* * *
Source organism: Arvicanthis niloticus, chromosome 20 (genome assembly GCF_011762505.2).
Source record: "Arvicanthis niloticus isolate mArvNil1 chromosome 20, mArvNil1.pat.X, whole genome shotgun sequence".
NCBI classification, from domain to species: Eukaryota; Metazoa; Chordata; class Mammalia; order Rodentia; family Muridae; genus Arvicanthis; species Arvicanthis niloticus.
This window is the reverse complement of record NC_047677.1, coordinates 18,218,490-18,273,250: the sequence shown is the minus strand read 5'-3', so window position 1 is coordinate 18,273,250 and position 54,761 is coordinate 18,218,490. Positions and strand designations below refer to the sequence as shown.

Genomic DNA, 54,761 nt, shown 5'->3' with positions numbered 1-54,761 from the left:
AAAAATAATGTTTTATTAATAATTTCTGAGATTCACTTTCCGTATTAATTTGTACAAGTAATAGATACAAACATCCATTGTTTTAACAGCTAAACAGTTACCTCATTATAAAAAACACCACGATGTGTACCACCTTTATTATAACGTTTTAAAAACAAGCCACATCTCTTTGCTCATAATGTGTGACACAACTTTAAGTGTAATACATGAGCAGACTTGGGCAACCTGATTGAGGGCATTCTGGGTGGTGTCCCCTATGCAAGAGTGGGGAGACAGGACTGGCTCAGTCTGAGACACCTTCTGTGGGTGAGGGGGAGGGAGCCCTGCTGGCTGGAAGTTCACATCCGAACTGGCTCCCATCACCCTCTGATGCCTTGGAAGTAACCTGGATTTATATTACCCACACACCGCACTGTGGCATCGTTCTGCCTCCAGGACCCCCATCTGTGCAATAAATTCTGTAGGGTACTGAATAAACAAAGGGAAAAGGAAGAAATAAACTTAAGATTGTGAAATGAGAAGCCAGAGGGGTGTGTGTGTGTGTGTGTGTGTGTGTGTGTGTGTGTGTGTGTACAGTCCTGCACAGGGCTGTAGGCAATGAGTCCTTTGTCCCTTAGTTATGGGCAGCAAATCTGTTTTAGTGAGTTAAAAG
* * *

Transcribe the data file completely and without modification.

Source organism: Arvicanthis niloticus, chromosome 20 (genome assembly GCF_011762505.2).
Source record: "Arvicanthis niloticus isolate mArvNil1 chromosome 20, mArvNil1.pat.X, whole genome shotgun sequence".
NCBI classification, from domain to species: Eukaryota; Metazoa; Chordata; class Mammalia; order Rodentia; family Muridae; genus Arvicanthis; species Arvicanthis niloticus.
This window is the reverse complement of record NC_047677.1, coordinates 18,218,490-18,273,250: the sequence shown is the minus strand read 5'-3', so window position 1 is coordinate 18,273,250 and position 54,761 is coordinate 18,218,490. Positions and strand designations below refer to the sequence as shown.

Genomic DNA, 54,761 nt, shown 5'->3' with positions numbered 1-54,761 from the left:
AAAAATAATGTTTTATTAATAATTTCTGAGATTCACTTTCCGTATTAATTTGTACAAGTAATAGATACAAACATCCATTGTTTTAACAGCTAAACAGTTACCTCATTATAAAAAACACCACGATGTGTACCACCTTTATTATAACGTTTTAAAAACAAGCCACATCTCTTTGCTCATAATGTGTGACACAACTTTAAGTGTAATACATGAGCAGACTTGGGCAACCTGATTGAGGGCATTCTGGGTGGTGTCCCCTATGCAAGAGTGGGGAGACAGGACTGGCTCAGTCTGAGACACCTTCTGTGGGTGAGGGGGAGGGAGCCCTGCTGGCTGGAAGTTCACATCCGAACTGGCTCCCATCACCCTCTGATGCCTTGGAAGTAACCTGGATTTATATTACCCACACACCGCACTGTGGCATCGTTCTGCCTCCAGGACCCCCATCTGTGCAATAAATTCTGTAGGGTACTGAATAAACAAAGGGAAAAGGAAGAAATAAACTTAAGATTGTGAAATGAGAAGCCAGAGGGGTGTGTGTGTGTGTGTGTGTGTGTGTGTGTGTGTGTGTGTGTACAGTCCTGCACAGGGCTGTAGGCAATGAGTCCTTTGTCCCTTAGTTATGGGCAGCAAATCTGTTTTAGTGAGTTAAAAG